Women's Rights

Saudi authorities begin issuing driver's licenses to women

By Sultan al-Barei in Riyadh and AFP

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A young Saudi woman shows her new driver's license as the kingdom began issuing the first drivers' licenses for women on June 4th. [Photo circulated on social media]

Saudi Arabia on Monday (June 4th) began issuing its first driver's licenses to women in decades, just weeks before the historic lifting of the kingdom's ban on female motorists.

Ten Saudi women swapped their foreign licenses for Saudi ones in multiple cities, including the capital Riyadh, as the kingdom prepares to end its ban on June 24th.

"Ten Saudi women made history on Monday when they were issued driving licenses," said the information ministry's Centre for International Communication (CIC).

"Expectations are that next week an additional 2,000 women will join the ranks of licensed drivers in the kingdom."

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A young Saudi woman receives instructions from a police officer ahead of her taking the practical driving test. [Photo circulated on social media]

"It is a dream come true that I am about to drive in the kingdom," Rema Jawdat, one of the women to receive a license, was quoted as saying by the CIC.

"Driving to me represents having a choice -- the choice of independent movement. Now we have that option," added Jawdat, an official at the ministry of economy and planning who has previous driving experience in Lebanon and Switzerland.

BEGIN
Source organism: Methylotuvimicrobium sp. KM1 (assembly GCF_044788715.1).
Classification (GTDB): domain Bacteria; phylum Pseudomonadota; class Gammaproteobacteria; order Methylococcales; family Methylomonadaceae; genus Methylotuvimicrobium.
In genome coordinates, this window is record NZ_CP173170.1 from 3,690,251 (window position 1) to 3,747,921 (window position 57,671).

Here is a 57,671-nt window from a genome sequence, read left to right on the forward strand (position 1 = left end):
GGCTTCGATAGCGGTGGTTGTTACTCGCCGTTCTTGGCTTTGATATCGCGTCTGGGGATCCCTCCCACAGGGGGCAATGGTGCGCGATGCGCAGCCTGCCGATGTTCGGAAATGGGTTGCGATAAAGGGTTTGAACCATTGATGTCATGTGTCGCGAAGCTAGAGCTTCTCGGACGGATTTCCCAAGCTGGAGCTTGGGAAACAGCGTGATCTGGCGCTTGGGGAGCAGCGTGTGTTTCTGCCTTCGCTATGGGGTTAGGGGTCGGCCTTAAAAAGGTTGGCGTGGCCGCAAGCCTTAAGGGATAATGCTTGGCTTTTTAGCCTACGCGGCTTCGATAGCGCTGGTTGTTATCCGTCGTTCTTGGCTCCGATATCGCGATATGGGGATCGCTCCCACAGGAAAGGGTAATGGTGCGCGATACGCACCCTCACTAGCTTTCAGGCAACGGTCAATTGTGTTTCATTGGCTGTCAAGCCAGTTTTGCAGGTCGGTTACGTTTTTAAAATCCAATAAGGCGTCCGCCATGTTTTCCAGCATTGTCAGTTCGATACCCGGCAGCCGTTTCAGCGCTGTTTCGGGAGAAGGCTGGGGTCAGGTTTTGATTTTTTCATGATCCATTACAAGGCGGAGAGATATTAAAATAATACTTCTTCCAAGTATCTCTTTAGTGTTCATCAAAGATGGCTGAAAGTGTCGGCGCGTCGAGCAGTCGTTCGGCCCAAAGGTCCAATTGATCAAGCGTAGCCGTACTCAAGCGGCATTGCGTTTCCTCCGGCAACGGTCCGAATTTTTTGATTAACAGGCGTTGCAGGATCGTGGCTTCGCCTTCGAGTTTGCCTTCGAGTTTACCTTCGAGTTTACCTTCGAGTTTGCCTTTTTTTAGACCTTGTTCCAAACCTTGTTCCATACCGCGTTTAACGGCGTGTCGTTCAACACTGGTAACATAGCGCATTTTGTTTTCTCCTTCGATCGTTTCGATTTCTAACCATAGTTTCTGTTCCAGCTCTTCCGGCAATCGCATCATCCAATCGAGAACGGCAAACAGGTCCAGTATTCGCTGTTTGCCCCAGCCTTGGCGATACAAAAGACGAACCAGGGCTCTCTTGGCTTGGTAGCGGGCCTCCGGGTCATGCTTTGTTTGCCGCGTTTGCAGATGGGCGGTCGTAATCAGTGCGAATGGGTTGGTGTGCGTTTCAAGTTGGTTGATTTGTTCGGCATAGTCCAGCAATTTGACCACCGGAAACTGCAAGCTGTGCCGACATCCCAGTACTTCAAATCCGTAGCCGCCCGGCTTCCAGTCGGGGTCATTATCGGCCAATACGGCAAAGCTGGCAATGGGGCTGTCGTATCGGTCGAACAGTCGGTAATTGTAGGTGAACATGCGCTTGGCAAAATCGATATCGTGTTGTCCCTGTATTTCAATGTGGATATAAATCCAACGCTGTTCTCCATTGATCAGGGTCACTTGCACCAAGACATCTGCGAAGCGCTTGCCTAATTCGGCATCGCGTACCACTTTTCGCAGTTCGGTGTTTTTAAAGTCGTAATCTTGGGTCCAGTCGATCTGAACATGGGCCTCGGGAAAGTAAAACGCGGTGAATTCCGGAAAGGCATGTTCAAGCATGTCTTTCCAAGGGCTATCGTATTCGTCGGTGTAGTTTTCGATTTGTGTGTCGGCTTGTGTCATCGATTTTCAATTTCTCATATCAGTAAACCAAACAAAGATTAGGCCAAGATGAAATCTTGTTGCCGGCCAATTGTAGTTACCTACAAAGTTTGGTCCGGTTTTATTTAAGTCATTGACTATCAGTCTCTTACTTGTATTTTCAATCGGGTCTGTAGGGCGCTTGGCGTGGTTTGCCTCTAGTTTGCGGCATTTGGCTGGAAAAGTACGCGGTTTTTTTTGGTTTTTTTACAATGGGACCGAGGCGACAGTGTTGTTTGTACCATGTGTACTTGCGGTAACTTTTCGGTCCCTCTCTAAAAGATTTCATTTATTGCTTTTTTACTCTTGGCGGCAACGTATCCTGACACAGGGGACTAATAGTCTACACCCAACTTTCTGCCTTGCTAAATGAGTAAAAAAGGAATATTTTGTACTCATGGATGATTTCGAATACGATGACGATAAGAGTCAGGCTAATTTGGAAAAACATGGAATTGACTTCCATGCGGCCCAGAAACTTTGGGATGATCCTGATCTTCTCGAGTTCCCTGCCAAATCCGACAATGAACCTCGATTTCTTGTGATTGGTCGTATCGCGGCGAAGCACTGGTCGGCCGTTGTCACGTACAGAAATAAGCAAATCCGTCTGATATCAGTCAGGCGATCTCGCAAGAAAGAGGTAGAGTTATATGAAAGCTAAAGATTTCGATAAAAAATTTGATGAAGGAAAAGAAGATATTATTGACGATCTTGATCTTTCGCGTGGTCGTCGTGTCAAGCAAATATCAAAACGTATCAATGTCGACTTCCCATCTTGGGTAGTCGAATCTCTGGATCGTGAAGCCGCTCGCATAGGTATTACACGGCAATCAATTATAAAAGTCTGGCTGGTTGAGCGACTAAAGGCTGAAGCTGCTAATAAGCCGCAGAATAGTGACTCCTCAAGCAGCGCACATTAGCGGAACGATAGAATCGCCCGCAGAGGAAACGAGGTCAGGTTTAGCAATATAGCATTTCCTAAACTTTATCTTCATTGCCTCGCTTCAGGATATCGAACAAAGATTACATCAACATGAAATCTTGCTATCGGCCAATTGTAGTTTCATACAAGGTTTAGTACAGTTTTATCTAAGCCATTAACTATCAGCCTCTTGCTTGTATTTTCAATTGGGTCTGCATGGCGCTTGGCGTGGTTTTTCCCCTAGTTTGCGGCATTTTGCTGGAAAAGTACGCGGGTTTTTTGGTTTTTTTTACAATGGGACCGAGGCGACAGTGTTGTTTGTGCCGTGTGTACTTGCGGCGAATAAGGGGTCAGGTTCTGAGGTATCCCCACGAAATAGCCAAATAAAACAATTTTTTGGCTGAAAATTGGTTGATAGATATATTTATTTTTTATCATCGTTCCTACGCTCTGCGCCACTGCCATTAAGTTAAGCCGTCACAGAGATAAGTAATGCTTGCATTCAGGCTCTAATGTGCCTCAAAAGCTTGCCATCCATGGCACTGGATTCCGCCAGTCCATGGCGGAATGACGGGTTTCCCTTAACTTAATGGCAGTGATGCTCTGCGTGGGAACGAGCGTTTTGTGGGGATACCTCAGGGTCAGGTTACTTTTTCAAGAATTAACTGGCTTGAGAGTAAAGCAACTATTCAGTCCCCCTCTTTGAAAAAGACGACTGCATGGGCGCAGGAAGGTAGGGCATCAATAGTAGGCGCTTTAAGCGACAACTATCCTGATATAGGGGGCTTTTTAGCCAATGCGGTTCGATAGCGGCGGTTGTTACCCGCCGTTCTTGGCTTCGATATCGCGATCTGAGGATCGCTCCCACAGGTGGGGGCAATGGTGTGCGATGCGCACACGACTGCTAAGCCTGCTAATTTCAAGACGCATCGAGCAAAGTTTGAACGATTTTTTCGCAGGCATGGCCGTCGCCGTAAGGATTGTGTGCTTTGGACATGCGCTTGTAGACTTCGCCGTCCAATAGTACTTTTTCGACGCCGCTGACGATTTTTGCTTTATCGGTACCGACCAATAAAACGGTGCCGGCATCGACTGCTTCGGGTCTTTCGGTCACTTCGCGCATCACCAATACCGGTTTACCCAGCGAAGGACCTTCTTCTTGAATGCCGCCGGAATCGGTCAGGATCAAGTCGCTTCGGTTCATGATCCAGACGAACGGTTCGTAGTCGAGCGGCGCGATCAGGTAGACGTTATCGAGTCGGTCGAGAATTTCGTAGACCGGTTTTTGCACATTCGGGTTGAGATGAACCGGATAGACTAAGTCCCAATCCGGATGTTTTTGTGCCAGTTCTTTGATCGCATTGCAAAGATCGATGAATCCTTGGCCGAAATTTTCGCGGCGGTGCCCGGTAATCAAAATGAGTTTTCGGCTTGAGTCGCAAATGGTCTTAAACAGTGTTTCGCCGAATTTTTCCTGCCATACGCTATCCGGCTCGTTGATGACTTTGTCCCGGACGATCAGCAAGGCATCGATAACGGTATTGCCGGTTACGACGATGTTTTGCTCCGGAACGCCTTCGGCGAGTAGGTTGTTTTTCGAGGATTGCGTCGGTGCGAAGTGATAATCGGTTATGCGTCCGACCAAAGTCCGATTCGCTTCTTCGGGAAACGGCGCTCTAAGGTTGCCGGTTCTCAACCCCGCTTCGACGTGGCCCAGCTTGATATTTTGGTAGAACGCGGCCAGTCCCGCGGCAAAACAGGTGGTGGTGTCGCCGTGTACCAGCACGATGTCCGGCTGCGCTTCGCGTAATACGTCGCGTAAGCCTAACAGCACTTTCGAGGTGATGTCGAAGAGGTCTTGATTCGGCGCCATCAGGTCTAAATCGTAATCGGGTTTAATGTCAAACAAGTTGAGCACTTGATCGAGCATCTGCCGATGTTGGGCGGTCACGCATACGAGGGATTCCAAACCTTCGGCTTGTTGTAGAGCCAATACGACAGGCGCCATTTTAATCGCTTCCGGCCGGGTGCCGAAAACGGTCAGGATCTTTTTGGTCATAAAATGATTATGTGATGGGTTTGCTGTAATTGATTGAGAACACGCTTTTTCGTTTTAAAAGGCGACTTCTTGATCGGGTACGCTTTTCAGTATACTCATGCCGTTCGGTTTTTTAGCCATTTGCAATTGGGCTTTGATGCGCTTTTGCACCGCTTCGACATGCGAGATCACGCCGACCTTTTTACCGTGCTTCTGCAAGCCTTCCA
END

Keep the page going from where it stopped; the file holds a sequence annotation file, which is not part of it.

Authorities facilitate applications

The traffic department, in order to ensure the smooth approval of as many licenses as possible, "has started [issuing licenses] to women who already know how to drive and hold driver’s licenses from other Arab and foreign countries", Lt. Col. Jamal al-Nukhaifi of the Saudi police told Al-Mashareq.

These women passed practical tests before receiving their licenses, he said.

Women who have recently learned to drive at newly established driving schools in the kingdom have also started to receive their licenses, said al-Nukhaifi.

Saudi women must be over 18 to be eligible to apply for a private vehicle license and over 20 to apply for a public vehicle license, he said.

They must pass a medical examination, followed by a theoretical test and a practical test, he added.

Traffic laws do not differentiate between male and female drivers, particularly with regard to offenses, al-Nukhaifi said.

Women drivers who commit traffic violations will be penalised based on laws that apply to both men and women, he said, "with the only difference being that women who are to be detained will be temporarily held during the next few months at the Ministry of Labour and Social Development's girls' care centre".

"This arrangement will continue until special centres for detained women are established," he said.

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